We appreciate the comments by Chattopadhyay and John (1) on our recent study on prognostic significance of prediabetes in patients with stable coronary artery disease (CAD) (2). They raise concerns about a self-selected low-risk population, which they claim compromises the generalization of the results. The aim of the Innovation to Reduce Cardiovascular Complications of Diabetes at the Intersection (ARTEMIS) study was to assess prognostic significance of prediabetes among CAD patients in stable-phase CAD. Approximately half had history of myocardial infarction (MI). Authors Chattopadhyay and John are correct that patients with severe cardiac condition were excluded (2) and some may have even died before enrollment. In this case, it would be interesting to know whether treatment of prediabetes could improve prognosis among patients at highest risk for cardiac death in short-term follow-up.
Chattopadhyay and John were interested to find out the Global Registry of Acute Coronary Events (GRACE) score of the patients of the ARTEMIS study. The median GRACE score (1st to 3rd quartile) at enrollment was 89 (77–101) and 87 (73–97) for patients with prediabetes and normal glycemic status (NG), respectively (P = 0.001), representing somewhat intermediate risk on average. Notably, a higher GRACE score in the patients with prediabetes did not convert into worse prognosis. Also, SYNTAX scores, presented in our original study (2), were measured after revascularization. Before revascularization, median SYNTAX scores were 9 (4–19) and 10 (5–18) for patients with prediabetes and NG, respectively (P = not significant). These results may help Chattopadhyay and John to reevaluate the CAD status of the ARTEMIS patients before revascularization.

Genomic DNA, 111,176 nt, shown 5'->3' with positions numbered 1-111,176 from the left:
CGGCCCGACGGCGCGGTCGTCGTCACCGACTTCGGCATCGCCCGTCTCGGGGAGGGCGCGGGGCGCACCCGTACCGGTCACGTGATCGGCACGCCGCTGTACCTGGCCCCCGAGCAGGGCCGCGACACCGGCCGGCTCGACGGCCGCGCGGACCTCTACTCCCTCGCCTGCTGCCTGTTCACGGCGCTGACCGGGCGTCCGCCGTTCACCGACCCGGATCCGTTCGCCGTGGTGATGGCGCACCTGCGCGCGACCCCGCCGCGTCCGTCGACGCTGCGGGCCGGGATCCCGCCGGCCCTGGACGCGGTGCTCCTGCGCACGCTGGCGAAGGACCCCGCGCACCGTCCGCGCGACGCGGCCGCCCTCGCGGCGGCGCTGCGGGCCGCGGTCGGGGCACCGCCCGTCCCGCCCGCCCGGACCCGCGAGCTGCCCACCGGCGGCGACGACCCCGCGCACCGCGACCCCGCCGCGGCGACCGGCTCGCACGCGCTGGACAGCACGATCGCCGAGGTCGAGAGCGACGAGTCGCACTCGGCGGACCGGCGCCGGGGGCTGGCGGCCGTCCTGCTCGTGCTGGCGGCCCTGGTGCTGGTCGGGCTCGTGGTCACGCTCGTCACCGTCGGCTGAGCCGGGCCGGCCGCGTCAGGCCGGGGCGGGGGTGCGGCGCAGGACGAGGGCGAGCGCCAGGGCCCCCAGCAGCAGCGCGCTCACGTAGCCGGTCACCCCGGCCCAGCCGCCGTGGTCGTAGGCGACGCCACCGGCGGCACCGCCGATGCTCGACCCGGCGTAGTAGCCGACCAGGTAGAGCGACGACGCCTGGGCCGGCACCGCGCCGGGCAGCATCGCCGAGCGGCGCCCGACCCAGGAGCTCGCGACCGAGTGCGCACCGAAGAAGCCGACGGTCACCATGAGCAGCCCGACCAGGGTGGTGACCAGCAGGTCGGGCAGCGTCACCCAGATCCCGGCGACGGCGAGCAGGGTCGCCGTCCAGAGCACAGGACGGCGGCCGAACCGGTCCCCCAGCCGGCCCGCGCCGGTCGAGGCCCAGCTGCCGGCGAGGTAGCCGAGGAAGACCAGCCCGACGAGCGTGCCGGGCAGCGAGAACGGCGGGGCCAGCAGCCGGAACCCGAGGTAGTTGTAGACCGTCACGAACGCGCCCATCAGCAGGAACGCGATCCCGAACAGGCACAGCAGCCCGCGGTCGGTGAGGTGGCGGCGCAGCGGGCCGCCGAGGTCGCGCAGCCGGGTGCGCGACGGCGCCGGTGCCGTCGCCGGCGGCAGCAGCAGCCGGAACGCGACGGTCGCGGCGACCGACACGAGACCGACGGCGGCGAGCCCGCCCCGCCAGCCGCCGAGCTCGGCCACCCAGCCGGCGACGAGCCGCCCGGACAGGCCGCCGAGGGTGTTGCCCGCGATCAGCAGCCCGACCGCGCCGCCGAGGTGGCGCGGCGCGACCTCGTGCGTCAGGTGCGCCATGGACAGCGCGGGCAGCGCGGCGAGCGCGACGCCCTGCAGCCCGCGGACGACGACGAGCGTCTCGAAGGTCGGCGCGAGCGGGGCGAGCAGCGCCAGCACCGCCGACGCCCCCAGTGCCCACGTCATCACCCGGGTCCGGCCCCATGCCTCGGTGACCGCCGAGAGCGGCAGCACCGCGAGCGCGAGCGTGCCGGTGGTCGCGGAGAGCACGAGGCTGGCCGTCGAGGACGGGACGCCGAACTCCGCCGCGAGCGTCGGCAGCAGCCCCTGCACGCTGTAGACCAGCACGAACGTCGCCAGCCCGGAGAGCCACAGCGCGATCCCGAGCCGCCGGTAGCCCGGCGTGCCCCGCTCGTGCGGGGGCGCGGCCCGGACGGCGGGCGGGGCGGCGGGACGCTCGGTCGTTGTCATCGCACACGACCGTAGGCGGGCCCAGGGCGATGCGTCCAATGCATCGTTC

We performed subanalyses in patients with history of MI as well as with Canadian Cardiovascular Society (CCS) classification for angina pectoris ≥2. Notably, among patients with history of MI or CCS class ≥2, patients with prediabetes did not have increased risk for cardiac death or major adverse cardiac events. In patients with CCS class ≥2, mortality risk appeared to be higher in those with prediabetes compared with the NG group, but the risk did not remain significant after adjustment for GRACE score. The results were similar when using 2-h postload glucose as continuous risk marker. These subanalyses are limited by the number of end points. Nevertheless, the results indicate that in CAD patients with prior MI or residual angina pectoris symptoms and, thus, presumably higher risk, prediabetes may not increase risk for cardiac death or events. We do acknowledge that the CAD patients at highest risk were still not involved in these analyses and there may be a threshold for severity of CAD after which prognostic significance of prediabetes may turn out to be significant as in prior studies among acute coronary syndrome patients in short-term follow-up (3). It is also noteworthy that prediabetes was associated with higher incidence of new type 2 diabetes (2) as observed also in the EUROASPIRE IV (EUROpean Action on Secondary and Primary prevention through Intervention to Reduce Events) (4), which resulted in worse prognosis. In conclusion, we strongly feel that it is necessary to tackle development of type 2 diabetes even if it seems that prediabetes itself does not worsen cardiac prognosis among patients with stable CAD.
Duality of Interest. No potential conflicts of interest relevant to this article were reported.
Clinical trial reg. no. NCT01426685, clinicaltrials.gov